8. 8. ELECTROCARDIOGRAPHIC CHARACTERISTICS  Repolarization as well as Depolarization abnormalities in the absence of identifiable structural cardiac abnormalities or other conditions or agents known to lead to ST-segment elevation in the right precordial leads.  The diagnosis of BrS is complicated by the intermittent nature of the electrocardiogram (ECG) pattern.
  9. 9. NORMAL VS RBBB VS BRUGADA SYNDROME  Normal  RBBB  QRS ≥120ms  Terminal R wave in V1 (RSR1)  Slurred S wave in I and V6  Brugada Syndrome
  10. 10. • Pseudo- RBBB (but no slurred S in V6) • ST Elevation V1-V3 • T wave inversion = Brugada Syndrome ECG
  11. 11. ST Patterns in Brugada Syndrome Type 1 “Coved Type” • J wave ≥ 2mm convex • ST segment descends • Inverted T wave Type 2 “Saddle back” • J wave ≥ 2mm • ST segment ≥1mm • Upright or biphasic T Type 3 “Saddle back” • J wave ≥2mm • ST segment <1mm • Positive T wave
  12. 12. 3 Different Patterns Feature Type 1 Type 2 Type 3 J wave ≥2mm ≥2mm ≥2mm T wave Negative Positive or biphasic Positive ST-T Coved Saddleback Saddleback ST Segment Terminal Portion Gradual descent Elevated ≥1mm Elevated <1mm
  13. 13.  The QT-interval is often within normal limits (in the absence of anti- arrhythmic drug therapy), but may be prolonged. In the initial series described by Brugada and Brugada (1992), three out of six males had a QTc 440 ms.  Conduction disorders vary from non-specific to specific for any given part of the conduction system.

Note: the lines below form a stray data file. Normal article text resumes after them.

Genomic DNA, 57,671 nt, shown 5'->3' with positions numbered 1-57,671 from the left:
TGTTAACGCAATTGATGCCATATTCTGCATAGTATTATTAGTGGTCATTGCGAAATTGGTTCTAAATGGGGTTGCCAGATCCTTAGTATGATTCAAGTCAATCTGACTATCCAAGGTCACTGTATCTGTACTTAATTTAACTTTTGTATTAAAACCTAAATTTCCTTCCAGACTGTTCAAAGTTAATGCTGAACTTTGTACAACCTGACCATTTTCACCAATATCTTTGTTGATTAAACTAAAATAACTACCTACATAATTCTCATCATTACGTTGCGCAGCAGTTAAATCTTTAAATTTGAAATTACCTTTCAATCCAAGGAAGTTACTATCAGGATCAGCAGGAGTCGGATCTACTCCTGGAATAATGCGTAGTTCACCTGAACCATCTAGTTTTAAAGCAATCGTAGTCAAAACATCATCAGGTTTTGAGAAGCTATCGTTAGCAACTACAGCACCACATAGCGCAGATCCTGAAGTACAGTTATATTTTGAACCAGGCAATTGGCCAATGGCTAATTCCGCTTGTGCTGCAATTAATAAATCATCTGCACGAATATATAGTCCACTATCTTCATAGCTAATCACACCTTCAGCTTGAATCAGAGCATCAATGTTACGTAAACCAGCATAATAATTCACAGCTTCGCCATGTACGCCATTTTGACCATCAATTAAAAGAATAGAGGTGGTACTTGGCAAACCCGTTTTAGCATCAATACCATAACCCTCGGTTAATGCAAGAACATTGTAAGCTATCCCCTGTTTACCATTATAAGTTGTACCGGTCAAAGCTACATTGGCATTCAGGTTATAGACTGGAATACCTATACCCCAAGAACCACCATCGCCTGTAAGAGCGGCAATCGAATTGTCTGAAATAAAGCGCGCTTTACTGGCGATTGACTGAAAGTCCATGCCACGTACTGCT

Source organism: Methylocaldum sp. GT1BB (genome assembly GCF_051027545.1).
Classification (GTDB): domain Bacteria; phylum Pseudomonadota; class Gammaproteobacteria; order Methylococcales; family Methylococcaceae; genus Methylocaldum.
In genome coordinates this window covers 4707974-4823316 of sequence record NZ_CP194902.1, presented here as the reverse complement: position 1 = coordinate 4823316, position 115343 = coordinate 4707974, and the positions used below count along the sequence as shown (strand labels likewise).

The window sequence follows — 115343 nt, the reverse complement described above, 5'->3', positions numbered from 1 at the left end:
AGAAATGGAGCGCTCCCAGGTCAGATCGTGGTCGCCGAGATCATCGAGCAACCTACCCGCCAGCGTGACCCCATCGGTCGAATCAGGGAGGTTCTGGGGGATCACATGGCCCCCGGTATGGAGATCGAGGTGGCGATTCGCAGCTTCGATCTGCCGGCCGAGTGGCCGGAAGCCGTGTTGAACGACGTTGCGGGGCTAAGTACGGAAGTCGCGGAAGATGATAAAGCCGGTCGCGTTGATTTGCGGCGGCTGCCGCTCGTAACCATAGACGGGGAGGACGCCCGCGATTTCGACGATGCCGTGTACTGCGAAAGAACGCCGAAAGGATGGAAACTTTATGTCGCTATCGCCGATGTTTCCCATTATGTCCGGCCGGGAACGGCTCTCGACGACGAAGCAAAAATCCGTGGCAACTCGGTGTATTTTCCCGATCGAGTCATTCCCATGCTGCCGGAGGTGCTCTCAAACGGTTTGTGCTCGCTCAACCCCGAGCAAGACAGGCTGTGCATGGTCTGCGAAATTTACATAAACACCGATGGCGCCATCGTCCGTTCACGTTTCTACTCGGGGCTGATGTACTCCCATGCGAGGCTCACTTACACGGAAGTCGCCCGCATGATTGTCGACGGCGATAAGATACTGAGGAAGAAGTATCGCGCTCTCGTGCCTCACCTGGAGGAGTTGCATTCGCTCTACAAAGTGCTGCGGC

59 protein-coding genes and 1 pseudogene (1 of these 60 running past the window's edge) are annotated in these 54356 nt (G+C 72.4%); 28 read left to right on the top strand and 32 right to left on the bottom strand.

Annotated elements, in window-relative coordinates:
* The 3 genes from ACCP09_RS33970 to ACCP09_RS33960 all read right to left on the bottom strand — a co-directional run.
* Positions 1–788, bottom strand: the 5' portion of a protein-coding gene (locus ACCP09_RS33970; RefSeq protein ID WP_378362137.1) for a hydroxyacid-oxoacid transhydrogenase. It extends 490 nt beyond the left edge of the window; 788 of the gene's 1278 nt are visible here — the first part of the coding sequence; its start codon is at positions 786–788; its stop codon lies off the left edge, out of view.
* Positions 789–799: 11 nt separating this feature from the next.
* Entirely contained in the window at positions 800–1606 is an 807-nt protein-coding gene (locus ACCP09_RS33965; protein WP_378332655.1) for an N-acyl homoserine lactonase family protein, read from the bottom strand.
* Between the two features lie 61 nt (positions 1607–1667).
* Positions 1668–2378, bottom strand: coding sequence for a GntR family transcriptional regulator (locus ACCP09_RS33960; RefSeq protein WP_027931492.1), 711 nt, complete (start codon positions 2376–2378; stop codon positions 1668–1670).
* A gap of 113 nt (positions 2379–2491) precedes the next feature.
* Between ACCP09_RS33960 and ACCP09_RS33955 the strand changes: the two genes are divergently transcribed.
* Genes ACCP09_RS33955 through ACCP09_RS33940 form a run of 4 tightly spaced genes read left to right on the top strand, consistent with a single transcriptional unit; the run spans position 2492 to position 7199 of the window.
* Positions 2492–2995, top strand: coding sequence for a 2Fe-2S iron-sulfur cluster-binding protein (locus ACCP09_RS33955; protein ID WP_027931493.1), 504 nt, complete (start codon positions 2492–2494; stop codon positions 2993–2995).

14. 14. CLINICAL FEATURES  mean age at which symptoms first appear in affected individuals (males and females) is in the third to fourth decade.  syncope or sudden cardiac death is the only symptom in patients with Brugada syndrome.  Monitoring of such patients has revealed rapid polymorphic VTs as the underlying cause.  Clinical reports indicate that sudden death in Brugada patients most commonly occurs during sleep, in particular during the early morning hours.  higher than normal incidence of supraventricular tachyarrhythmias, including atrial and AV reentrant tachycardia in the Brugada population.  Family history is often positive for sudden cardiac death at a young age.